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The Student News Site of University of Chicago Laboratory High School

U-High Midway

The Student News Site of University of Chicago Laboratory High School

U-High Midway

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    Two Views: Parents should monitor use, access to various platforms

    Midway Staff
    Parents should monitor their kids social media use and not rely on social media companies instead.

    I vaguely recall wanting to download Instagram onto my iPhone and asking my parents for it. I was in sixth grade, and it seemed like everybody around me had it. The world of social media was exploding, and I wanted to be a part of it.

    However, what I remember far more vividly — and what sticks with me even now — is the discussion my parents had with me before giving in to my plea. They painted a picture of how the internet can be dangerous, especially for young girls like me.

    I came away from that conversation with two conclusions that have lasted: never accept a follow request or message from someone you don’t know in real life and, perhaps as a corollary, never presume someone you don’t know is who they claim to be online.

    The responsibility to keep children safe can’t be entrusted to giant corporations like TikTok, Google or Meta. Parents need to take responsibility and hold themselves accountable for the well-being of their children.

    In every other aspect of life, parents undertake the responsibility to protect their children from the dangers of the world and to teach them how to stay safe. Parents would never consider sending their children off to cross a street without first teaching them to look both ways, and they would never permit their kids to jump in a pool without showing them how to swim. That’s what being a parent is. It’s not the duty of the government or private industry to ensure that children don’t burn themselves on stovetops or play with kitchen knives. In a sense, social media is like a stovetop burner or a knife. It’s a tool with inherent dangers. 

    It is parents, not the U.S. Justice Department or the Federal Trade Commission — or even TikTok — who must step up.

    It is undeniable that the internet has made all sorts of content far more accessible. Images, videos and ideas widely deemed inappropriate for younger audiences are rampant and, with the help of social media, at everyone’s fingertips.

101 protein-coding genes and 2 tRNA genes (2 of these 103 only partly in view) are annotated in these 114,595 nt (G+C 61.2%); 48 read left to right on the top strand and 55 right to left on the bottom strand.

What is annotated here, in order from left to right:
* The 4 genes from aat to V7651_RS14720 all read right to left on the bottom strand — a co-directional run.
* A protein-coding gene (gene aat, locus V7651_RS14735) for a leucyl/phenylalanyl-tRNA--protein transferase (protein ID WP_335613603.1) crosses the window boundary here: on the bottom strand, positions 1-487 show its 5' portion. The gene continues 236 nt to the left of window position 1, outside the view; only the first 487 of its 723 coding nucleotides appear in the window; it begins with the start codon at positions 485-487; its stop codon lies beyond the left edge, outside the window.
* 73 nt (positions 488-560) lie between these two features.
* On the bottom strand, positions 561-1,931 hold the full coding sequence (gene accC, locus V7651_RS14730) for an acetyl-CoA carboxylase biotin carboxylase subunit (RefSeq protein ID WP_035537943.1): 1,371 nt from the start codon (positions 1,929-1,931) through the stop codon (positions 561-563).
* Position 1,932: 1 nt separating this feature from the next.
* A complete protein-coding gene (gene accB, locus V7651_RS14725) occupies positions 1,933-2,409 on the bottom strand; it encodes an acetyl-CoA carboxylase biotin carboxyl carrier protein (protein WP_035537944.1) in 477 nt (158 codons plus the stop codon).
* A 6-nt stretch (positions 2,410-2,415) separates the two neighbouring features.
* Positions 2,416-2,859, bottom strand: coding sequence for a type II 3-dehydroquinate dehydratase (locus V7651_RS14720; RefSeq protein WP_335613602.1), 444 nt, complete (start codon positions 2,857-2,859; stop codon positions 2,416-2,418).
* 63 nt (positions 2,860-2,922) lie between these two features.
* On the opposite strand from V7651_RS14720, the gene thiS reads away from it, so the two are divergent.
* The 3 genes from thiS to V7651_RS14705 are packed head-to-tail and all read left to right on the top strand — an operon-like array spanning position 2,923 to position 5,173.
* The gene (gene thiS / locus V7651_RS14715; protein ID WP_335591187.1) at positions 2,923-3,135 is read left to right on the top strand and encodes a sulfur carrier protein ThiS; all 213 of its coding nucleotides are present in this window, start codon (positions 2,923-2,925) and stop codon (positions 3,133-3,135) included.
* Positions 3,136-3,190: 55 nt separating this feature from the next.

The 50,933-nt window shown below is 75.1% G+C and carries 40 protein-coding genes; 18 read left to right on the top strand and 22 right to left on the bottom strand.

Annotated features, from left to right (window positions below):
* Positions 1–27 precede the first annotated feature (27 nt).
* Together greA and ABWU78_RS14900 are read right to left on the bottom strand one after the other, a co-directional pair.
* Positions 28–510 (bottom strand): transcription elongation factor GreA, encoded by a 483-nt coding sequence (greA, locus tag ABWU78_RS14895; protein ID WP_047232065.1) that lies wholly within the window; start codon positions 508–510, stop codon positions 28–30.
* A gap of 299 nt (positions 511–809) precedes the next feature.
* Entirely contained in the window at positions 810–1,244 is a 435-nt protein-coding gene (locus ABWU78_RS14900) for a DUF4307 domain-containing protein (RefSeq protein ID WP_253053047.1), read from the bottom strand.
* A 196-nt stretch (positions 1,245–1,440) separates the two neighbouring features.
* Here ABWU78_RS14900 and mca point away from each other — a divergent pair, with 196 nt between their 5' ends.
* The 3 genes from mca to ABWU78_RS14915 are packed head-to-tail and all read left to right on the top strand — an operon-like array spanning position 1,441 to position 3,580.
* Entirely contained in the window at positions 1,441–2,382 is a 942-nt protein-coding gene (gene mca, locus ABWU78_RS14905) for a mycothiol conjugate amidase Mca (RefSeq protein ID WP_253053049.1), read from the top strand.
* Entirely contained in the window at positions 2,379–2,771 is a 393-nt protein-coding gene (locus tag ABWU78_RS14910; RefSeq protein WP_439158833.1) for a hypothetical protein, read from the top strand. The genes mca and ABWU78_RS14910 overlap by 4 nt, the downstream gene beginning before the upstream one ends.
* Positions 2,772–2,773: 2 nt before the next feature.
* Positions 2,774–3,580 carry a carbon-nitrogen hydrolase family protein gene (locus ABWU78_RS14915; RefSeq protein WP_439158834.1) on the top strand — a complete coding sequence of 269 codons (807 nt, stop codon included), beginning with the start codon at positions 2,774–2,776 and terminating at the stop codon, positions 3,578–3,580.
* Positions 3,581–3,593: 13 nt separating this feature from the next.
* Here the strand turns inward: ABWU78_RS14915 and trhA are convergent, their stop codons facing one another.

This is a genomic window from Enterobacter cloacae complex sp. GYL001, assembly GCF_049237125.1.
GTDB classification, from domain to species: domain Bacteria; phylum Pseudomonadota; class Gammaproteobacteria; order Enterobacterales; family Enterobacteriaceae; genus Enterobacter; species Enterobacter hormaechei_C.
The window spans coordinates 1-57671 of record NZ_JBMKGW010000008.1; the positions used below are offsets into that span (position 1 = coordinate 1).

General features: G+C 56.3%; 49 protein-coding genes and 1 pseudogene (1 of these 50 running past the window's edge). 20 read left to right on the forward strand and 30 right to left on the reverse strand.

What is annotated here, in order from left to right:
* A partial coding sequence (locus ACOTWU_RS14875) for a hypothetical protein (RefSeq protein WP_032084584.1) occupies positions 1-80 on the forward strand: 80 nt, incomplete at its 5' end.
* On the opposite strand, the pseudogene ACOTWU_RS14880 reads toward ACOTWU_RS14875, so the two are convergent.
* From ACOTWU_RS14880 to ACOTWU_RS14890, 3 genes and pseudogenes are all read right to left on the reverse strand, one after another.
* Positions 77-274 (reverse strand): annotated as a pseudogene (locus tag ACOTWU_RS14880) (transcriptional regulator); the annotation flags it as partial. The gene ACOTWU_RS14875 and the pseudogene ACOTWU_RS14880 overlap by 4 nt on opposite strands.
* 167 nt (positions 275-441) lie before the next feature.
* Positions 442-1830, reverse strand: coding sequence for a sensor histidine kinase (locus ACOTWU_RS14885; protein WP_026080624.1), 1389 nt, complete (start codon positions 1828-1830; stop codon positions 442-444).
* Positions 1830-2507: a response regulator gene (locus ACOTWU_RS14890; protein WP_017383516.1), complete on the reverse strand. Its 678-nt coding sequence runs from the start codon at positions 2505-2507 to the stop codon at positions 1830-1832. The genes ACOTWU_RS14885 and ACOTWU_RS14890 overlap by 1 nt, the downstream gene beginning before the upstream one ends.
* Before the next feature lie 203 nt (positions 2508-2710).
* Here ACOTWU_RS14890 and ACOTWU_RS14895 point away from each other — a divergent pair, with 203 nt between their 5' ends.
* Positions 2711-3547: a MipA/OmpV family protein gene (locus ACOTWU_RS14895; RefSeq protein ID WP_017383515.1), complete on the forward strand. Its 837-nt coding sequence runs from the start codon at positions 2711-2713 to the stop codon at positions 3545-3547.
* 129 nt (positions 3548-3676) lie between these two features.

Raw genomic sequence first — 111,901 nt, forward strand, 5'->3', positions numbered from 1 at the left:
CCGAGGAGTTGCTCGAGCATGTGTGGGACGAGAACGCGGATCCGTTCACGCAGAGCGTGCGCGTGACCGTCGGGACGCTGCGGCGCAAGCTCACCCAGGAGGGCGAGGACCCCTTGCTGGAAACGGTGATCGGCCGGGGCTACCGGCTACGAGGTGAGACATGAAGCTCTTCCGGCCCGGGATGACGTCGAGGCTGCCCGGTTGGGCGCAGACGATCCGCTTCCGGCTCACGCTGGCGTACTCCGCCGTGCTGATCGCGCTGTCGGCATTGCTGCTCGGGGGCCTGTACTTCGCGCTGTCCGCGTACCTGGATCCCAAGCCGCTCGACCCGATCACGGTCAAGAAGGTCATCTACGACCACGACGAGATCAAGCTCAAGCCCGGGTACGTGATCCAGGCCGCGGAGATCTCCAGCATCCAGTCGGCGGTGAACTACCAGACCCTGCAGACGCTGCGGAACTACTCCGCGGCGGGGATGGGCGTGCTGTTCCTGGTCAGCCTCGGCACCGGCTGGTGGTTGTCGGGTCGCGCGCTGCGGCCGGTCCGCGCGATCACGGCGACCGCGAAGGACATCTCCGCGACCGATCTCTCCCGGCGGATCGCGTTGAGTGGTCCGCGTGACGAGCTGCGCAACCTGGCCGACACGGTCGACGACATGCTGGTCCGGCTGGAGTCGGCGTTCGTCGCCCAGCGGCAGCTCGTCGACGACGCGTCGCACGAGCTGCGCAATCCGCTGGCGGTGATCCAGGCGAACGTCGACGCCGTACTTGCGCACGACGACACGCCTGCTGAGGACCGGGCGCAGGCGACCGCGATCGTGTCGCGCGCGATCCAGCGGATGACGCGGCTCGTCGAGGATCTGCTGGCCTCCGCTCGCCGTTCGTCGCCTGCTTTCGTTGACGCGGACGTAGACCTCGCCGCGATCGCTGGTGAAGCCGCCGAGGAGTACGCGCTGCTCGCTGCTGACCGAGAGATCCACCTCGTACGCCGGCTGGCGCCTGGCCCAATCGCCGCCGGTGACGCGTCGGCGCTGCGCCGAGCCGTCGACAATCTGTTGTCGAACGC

Yet the concern about exposing kids to concepts prematurely is hardly a new problem. Of course, long before the emergence of social media and even long before the internet, children were exposed to age-inappropriate images and ideas in literature, news media and television. 

    In those cases, as with social media, responsibility ought not fall on the government to ban content and risk the freedom of expression. The potential threat of governmental censorship of information is too great. It is better that individual families make individual decisions about their own children. The same goes for social media use.

    As a practical matter, efforts at restricting social media sites based on age have been tried already. Officially speaking, plenty of social media companies already bar people under 13 from using their sites, but those limits have failed miserably. At the click of a button, a child can easily lie about their age and maneuver around restrictions.

    Why should we expect new limits, like requiring proof of government-issued identification, to work any more effectively than the ones already in place? From using a parent’s device to submitting a parent’s identification, kids will simply find new and innovative ways around the new restrictions, and the debate will drag on. 

    In the end, we are wasting time searching for ways to force companies to police what children see on their feeds. The real solution may be more difficult. It will take time, day-by-day choices and hard conversations inside all of our homes, where parents must take responsibility for helping their children figure out how to be safe on social media.

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    About the Contributor
    Clare McRoberts
    Clare McRoberts, Features Editor
    Clare McRoberts is a member of the Class of 2025 and serves as Features Editor. She began in the 2021-22 school year when she was a ninth grader. Other than writing for the Midway, she enjoys running, cooking, reading and painting. Awards: 2024 Scholastic Press Association of Chicago, news story, superior 2024 Scholastic Press Association of Chicago, opinion piece or column: superior 2024 Scholastic Press Association of Chicago, special coverage: (with Audrey Park and Sahana Unni) superior 2024 Scholastic Press Association of Chicago, broadcast feature: excellent 2024 Columbia Scholastic Press Association Gold Circle Award: Certificate of merit, personal opinion: off-campus issues, “It’s time to end legacy admissions” 2023 Journalism Education Association National Student Media Contests, San Francisco convention: Honorable mention, feature writing

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